A new paper has warned that standardisation is “holding the upper hand” in discourse about how education should function, as well as its future direction.
The paper – titled: ‘Beyond Certainty: A Process for Thinking About Futures for Australian Education’ – was released by the Australian Secondary Principals Association (ASPA) and written by Professor Alan Reid from the University of South Australia.
The paper, which aims to help principals “navigate their way through the contemporary challenges they face at a time of rapid change, in a world of increasing complexity”, argues that current education policy fails to come to grips with the challenges of the future.
“This is a ground-breaking paper that is rich in ideas. It challenges the certainties of current policy and practice by making the point that educational decision making is always context specific,” ASPA president, Andrew Pierpoint, said.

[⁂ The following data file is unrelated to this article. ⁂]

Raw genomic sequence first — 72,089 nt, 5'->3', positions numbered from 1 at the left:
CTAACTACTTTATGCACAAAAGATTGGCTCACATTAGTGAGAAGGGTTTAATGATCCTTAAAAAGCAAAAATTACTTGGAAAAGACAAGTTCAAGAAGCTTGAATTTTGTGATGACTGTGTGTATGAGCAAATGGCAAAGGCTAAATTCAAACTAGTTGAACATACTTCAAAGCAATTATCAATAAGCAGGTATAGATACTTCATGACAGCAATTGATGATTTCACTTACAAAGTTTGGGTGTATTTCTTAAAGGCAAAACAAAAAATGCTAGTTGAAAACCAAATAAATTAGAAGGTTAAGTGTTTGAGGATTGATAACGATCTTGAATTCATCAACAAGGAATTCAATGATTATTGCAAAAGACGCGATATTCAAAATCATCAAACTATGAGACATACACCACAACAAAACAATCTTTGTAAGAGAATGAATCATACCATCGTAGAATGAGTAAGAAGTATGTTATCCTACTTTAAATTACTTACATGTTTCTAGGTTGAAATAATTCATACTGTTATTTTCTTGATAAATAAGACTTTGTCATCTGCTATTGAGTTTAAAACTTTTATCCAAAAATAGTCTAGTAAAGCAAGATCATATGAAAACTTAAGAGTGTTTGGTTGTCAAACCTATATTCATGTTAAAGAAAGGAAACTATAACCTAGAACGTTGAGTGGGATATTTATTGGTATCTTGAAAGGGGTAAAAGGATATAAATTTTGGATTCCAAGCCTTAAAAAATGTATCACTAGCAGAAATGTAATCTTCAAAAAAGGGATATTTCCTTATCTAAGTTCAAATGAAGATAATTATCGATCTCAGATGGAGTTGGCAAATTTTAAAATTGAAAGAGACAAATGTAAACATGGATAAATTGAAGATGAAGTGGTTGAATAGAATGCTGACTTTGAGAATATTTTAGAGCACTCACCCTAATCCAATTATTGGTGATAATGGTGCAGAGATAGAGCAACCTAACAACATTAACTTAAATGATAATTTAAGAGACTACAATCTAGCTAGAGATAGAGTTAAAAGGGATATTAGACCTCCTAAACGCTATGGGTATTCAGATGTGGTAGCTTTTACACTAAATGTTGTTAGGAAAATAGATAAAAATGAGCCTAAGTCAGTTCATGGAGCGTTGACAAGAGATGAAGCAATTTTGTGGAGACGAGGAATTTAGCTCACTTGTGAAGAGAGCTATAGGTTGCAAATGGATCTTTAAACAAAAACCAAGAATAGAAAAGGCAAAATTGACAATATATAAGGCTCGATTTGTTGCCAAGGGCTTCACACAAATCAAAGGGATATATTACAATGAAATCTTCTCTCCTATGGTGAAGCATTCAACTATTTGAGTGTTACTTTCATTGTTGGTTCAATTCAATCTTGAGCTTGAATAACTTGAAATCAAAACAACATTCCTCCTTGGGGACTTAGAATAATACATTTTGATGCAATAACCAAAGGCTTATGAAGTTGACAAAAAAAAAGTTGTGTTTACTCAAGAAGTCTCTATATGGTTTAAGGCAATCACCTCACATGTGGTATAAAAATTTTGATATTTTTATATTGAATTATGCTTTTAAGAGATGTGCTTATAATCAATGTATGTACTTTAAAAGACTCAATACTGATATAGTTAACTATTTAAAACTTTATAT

“Using this understanding as his starting point, Professor Reid proposes a six-step process through which the profession can consider key societal trends and their educational implications.”
Professor Reid says some reasons for this are a lack of consensus about the direction of education, a narrow focus on the key challenges facing society and no assessment mechanisms to help policy makers and communities make judgements about the quality of education systems.
He also believes that some of the proposals in the recent Gonski 2.0 report, if accepted, will make things worse.
“These and other factors are contributing to flawed education policy which simply increases teacher workloads, makes it more difficult for educators to teach creatively, and does not meet the needs of the current and future decades of the 21st century,” he said.